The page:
M-A: What is the highest percentage of the Latino vote a presidential candidate has received in the past? And where does Romney's 24 percent place him in comparison with previous GOP candidates?

Barreto: Bill Clinton, in his 1996 reelection landslide, got 72 percent (of the Latino vote) against Bob Dole. The Dole election was low, but part of the issue, you have to remember, is that in both 1992 and 1996 you had Ross Perot in there. And he was polling not a huge percentage of Latinos, but it was maybe about 10 percent or so. And so combined, the Dole and Perot numbers were better than Romney's.

The numbers we saw for Romney were really among the worst numbers for a Republican candidate. And the most important point is that if you compare it to 2004 - that was only eight years ago - George W. Bush got 40 percent. Then it went down to 31 percent for McCain, then it went down to 24 for Romney. So that means consecutive years of losing seven points, eight points, of the Latino vote. I think that's the more worrisome trend for Republicans, because it wasn't so long ago that we got 40 percent.

M-A: How much of what occurred can we attribute to Obama's campaign strategy, including his recent turn on immigration policy? How much can we attribute it to the challenges that Republicans have faced connecting with Latinos, and with Romney's immigration stance and overall message to them?

Barreto: I think that it is an absolute combination of those. I think that the president had a very good strategy, and I think that in his outreach plan, his ground game, he had a lot of Latino volunteers. There were coordinators that were reaching out, and it was very effective.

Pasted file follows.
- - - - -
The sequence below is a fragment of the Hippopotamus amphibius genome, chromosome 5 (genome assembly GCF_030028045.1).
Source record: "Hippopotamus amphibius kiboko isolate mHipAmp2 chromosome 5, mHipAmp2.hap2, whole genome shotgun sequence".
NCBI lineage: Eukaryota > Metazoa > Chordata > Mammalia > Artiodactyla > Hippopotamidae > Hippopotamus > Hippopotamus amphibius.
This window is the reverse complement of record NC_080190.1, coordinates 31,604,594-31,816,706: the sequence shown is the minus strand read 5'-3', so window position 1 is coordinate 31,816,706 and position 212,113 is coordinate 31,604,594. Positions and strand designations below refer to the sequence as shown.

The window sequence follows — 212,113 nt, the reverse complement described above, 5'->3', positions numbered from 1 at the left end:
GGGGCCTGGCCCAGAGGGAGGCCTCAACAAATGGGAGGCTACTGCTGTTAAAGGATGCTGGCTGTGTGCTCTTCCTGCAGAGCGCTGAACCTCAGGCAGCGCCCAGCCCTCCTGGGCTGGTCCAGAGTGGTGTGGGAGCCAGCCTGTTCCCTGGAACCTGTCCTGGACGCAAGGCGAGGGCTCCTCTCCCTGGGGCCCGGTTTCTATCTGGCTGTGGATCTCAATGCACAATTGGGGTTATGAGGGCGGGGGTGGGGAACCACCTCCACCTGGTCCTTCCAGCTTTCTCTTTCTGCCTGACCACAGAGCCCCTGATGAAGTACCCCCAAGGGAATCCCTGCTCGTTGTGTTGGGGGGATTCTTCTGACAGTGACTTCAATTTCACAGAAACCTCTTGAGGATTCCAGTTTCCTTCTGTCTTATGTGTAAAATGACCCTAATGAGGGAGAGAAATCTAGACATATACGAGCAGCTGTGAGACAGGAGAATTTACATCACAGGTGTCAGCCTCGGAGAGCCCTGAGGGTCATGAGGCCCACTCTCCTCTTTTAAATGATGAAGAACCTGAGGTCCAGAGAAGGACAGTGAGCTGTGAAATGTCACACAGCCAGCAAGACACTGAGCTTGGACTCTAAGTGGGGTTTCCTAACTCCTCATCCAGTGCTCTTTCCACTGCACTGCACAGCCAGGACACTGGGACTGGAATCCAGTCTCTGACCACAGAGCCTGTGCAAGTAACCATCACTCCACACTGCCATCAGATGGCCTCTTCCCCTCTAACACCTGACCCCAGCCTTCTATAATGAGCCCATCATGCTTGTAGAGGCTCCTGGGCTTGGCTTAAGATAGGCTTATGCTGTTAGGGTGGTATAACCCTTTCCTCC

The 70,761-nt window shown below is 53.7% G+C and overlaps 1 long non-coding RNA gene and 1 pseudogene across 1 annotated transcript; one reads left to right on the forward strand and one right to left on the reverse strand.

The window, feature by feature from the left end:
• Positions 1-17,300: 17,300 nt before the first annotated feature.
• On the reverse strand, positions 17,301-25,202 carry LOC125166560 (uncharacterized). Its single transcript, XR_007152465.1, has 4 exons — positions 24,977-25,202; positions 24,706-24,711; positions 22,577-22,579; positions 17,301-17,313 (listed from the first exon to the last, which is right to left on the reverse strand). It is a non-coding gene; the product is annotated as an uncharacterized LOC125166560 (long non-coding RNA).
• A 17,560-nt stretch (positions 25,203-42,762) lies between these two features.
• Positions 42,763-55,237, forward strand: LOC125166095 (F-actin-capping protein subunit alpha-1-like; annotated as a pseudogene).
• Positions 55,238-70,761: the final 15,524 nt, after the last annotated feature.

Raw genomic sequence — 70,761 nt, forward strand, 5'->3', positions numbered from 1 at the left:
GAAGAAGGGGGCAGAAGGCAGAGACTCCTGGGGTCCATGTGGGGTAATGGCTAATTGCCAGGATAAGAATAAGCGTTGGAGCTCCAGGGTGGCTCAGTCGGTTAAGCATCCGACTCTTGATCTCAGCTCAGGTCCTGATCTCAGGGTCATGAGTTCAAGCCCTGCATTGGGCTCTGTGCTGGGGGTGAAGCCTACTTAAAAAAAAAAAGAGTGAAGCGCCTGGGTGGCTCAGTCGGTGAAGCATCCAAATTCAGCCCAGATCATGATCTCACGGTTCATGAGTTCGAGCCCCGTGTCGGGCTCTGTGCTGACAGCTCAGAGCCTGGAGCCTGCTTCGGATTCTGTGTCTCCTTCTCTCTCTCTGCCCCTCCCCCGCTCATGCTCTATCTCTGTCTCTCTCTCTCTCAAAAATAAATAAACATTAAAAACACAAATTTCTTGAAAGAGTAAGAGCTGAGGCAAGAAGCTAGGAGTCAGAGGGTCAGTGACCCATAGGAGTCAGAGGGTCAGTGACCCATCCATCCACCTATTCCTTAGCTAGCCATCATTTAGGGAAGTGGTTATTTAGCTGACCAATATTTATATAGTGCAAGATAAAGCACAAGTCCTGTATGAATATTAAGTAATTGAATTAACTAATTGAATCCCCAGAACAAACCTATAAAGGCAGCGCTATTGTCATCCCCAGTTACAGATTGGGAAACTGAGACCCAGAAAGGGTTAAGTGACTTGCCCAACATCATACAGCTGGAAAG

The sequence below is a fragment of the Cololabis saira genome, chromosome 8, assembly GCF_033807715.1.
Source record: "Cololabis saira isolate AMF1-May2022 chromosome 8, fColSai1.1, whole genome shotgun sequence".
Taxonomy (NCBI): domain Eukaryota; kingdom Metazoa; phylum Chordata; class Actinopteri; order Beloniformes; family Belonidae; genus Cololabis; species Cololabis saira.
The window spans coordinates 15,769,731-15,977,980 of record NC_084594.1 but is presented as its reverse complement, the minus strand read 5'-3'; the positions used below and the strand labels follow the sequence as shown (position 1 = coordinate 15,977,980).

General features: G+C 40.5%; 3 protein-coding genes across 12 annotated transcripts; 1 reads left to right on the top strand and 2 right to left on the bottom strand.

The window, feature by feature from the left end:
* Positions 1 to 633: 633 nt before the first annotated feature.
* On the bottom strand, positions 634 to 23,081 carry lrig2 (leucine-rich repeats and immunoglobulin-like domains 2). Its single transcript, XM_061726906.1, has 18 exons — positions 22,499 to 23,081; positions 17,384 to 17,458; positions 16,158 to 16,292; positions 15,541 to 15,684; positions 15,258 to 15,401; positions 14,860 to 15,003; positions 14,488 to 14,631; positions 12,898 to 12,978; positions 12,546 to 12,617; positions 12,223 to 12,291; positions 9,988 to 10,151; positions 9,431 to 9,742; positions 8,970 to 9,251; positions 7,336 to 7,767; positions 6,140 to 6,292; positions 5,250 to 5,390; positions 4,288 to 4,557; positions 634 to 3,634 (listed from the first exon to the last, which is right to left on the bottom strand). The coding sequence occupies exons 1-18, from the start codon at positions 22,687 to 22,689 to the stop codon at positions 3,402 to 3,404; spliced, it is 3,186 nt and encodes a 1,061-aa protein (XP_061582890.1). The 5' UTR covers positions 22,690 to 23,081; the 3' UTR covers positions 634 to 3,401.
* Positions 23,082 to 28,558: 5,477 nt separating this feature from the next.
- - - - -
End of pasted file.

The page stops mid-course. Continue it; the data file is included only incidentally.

I think that at the same time, you have to take into account his June 15 deferred action announcement. Until that that point, we were finding that there still was a Latino enthusiam gap. People were wondering what he was going to run on. And that announcement was greeted with unbelievable enthusiasm from Latinos, and that really generated what led to those high turnout numbers.  

At the same time that was happening and Obama was starting to really get going, Romney continued to make errors, make ridiculous statements, say things that were at least wrong or offensive. And that all started in the Republican primaries. So I think we saw a combination of a good campaign on the Obama side coupled with a really poor campaign on the Romeny side, and that's what led to these record numbers. 

M-A: What does so much voter enthusiasm from Latinos and voters of color, for a Democrat, hold for the future of the Republican Party?